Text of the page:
More security news • • • • • Google and Mozilla have ejected the popular Stylish extension from their respective catalogs following a complaint that it collects data about website visits in a way that could be used to identify users. The browser extension, which has about two million users, became a hit because it lets users put their own overlay on websites and hide features they don't want to see. Software engineer Robert Heaton detailed the extension's demise from what he describes as a useful tool he'd used for several years to the privacy threat it is today. He argues that the 'Stylish browser extension steals all your internet history' and collects enough information to identify individuals from historical web usage. SEE: (ZDNet special report)| (TechRepublic) SimilarWeb's that the extension collects HTTP requests, URLs used, anonymized IP addresses, and a range of search-engine data, including keywords, results, links, and ads displayed.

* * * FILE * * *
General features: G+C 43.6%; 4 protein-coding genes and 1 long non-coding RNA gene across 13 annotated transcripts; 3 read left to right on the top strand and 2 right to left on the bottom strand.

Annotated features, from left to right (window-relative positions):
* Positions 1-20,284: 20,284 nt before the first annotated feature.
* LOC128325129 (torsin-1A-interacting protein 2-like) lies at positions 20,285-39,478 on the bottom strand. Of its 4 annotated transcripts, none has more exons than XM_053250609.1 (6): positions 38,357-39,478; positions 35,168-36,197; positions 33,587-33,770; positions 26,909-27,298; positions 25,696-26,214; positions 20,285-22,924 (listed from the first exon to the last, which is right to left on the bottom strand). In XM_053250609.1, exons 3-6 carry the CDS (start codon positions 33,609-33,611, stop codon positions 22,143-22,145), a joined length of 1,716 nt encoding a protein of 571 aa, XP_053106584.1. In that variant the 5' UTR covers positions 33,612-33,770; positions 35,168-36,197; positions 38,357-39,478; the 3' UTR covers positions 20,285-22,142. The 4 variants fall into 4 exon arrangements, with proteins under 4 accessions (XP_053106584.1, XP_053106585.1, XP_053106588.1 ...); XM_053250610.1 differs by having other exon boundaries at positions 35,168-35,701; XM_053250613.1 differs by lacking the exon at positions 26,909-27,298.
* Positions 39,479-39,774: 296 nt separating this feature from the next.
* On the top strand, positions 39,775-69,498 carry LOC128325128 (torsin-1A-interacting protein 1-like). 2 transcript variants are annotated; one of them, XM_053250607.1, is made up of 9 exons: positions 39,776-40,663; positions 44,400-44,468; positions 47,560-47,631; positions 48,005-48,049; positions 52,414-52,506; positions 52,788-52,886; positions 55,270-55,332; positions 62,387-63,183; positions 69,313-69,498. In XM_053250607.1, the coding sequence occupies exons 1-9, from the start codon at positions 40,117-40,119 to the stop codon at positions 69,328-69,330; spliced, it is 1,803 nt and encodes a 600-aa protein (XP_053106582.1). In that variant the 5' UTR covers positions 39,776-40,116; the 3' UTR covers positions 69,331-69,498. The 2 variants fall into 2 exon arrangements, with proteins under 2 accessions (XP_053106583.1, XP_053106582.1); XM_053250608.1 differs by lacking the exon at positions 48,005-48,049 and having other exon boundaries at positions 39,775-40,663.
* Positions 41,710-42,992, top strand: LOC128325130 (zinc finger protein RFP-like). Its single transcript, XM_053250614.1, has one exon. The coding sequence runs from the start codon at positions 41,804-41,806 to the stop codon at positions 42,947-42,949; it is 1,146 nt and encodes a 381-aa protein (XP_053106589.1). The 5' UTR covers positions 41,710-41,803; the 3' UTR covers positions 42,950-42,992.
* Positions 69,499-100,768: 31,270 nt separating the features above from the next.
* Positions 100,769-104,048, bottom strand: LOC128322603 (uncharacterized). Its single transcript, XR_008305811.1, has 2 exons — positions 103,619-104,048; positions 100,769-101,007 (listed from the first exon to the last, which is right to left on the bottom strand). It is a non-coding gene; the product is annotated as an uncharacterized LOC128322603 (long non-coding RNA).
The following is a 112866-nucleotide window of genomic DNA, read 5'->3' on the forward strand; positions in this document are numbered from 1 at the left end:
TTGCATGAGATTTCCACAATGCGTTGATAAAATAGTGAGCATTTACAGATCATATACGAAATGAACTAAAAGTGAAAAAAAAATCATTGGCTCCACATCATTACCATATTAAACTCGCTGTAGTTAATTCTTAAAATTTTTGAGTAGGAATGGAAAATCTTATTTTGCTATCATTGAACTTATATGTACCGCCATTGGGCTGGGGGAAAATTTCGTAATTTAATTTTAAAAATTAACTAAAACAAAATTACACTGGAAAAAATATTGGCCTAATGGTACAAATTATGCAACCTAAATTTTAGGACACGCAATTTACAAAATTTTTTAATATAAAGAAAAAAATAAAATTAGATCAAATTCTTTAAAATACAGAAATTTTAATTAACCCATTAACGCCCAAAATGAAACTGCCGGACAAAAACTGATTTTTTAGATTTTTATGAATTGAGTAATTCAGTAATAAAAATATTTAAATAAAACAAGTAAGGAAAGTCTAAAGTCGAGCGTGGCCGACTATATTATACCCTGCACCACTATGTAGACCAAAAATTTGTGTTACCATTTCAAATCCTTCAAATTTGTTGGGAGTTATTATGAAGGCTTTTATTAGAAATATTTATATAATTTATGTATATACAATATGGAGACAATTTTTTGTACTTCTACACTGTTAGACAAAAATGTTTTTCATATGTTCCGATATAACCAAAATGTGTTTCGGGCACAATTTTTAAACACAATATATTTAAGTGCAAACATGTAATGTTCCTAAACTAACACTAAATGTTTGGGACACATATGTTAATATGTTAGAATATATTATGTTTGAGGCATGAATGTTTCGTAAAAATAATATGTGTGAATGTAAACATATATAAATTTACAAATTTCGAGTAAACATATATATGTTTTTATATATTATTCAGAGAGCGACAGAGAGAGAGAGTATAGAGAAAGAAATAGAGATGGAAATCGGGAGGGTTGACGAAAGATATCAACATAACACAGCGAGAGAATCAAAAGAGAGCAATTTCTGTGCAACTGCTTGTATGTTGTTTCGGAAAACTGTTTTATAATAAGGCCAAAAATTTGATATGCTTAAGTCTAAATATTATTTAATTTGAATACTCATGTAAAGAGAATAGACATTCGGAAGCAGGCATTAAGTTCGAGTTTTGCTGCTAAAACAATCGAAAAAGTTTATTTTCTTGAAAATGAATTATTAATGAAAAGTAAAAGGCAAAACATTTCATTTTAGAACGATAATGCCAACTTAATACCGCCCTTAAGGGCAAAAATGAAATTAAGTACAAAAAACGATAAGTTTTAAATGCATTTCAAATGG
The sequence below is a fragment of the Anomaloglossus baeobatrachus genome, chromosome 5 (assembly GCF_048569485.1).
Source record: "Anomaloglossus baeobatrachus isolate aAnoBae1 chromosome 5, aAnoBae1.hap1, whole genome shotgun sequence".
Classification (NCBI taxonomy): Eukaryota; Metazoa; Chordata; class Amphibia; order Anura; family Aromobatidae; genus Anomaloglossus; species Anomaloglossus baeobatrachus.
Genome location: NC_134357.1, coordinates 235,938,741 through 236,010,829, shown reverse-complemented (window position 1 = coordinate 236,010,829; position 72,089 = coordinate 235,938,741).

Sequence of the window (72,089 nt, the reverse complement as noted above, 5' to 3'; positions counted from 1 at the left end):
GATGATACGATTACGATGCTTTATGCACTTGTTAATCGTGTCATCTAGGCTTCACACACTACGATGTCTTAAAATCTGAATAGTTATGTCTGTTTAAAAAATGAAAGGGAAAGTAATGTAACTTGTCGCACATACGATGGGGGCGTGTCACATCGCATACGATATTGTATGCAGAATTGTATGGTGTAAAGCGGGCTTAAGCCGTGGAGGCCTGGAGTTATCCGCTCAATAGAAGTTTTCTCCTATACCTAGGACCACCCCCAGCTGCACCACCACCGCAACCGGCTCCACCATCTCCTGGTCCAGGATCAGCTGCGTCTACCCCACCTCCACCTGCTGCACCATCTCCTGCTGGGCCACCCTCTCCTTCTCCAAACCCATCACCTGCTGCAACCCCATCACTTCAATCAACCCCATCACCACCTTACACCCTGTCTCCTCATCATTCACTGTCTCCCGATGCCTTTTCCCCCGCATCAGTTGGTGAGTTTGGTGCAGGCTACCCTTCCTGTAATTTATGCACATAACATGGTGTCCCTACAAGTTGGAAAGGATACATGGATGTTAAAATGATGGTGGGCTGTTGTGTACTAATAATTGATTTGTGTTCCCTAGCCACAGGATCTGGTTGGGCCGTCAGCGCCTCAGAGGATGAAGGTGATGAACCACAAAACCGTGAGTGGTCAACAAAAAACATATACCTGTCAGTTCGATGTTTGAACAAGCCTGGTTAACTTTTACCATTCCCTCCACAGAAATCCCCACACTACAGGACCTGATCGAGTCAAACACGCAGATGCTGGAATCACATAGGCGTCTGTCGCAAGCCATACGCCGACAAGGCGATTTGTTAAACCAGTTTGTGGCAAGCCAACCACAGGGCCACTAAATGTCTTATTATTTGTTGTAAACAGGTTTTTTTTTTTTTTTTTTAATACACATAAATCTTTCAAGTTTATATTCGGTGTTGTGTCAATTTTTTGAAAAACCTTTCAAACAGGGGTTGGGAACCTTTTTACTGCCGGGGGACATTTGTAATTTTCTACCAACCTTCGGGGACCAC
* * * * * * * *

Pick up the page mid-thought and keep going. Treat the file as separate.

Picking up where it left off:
SimilarWeb says, 'We are not aware of and cannot determine the identity of the users from whom the non-personal information is collected.' But, according to Heaton, that's wrong because the extension sends users' complete browsing history, along with a unique identifier for each user, to SimilarWeb's servers. This process allows a technically adept insider or malicious hacker to 'theoretically' connect the historical data to an individual, he says. There is no suggestion SimilarWeb aims to do this, because the company's business model relies on aggregated user data. Nonetheless, Heaton argues: 'This allows its new owner,, to connect all an individual's actions into a single profile.